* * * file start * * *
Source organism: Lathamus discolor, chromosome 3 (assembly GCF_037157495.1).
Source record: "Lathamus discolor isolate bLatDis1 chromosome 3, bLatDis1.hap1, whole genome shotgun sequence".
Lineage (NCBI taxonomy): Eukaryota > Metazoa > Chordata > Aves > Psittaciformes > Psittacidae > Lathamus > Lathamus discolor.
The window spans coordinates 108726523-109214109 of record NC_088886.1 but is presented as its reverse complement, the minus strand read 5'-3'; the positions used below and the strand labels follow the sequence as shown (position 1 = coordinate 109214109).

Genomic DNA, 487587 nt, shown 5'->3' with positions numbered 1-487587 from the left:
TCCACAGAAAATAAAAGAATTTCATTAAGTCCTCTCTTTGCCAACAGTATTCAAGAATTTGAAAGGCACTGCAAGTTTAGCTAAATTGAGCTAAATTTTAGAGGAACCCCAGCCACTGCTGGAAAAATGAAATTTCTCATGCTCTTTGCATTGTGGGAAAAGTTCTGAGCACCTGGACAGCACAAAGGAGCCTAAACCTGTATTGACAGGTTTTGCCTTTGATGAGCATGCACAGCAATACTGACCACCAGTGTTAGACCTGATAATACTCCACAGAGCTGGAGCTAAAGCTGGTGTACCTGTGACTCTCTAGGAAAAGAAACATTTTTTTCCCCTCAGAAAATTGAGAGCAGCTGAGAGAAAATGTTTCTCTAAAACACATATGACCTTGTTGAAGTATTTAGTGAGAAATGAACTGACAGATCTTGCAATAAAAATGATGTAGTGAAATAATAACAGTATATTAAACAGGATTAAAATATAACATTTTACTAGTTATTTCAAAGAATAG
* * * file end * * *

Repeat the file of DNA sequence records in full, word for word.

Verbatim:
Source organism: Lathamus discolor, chromosome 3 (assembly GCF_037157495.1).
Source record: "Lathamus discolor isolate bLatDis1 chromosome 3, bLatDis1.hap1, whole genome shotgun sequence".
Lineage (NCBI taxonomy): Eukaryota > Metazoa > Chordata > Aves > Psittaciformes > Psittacidae > Lathamus > Lathamus discolor.
The window spans coordinates 108726523-109214109 of record NC_088886.1 but is presented as its reverse complement, the minus strand read 5'-3'; the positions used below and the strand labels follow the sequence as shown (position 1 = coordinate 109214109).

Genomic DNA, 487587 nt, shown 5'->3' with positions numbered 1-487587 from the left:
TCCACAGAAAATAAAAGAATTTCATTAAGTCCTCTCTTTGCCAACAGTATTCAAGAATTTGAAAGGCACTGCAAGTTTAGCTAAATTGAGCTAAATTTTAGAGGAACCCCAGCCACTGCTGGAAAAATGAAATTTCTCATGCTCTTTGCATTGTGGGAAAAGTTCTGAGCACCTGGACAGCACAAAGGAGCCTAAACCTGTATTGACAGGTTTTGCCTTTGATGAGCATGCACAGCAATACTGACCACCAGTGTTAGACCTGATAATACTCCACAGAGCTGGAGCTAAAGCTGGTGTACCTGTGACTCTCTAGGAAAAGAAACATTTTTTTCCCCTCAGAAAATTGAGAGCAGCTGAGAGAAAATGTTTCTCTAAAACACATATGACCTTGTTGAAGTATTTAGTGAGAAATGAACTGACAGATCTTGCAATAAAAATGATGTAGTGAAATAATAACAGTATATTAAACAGGATTAAAATATAACATTTTACTAGTTATTTCAAAGAATAG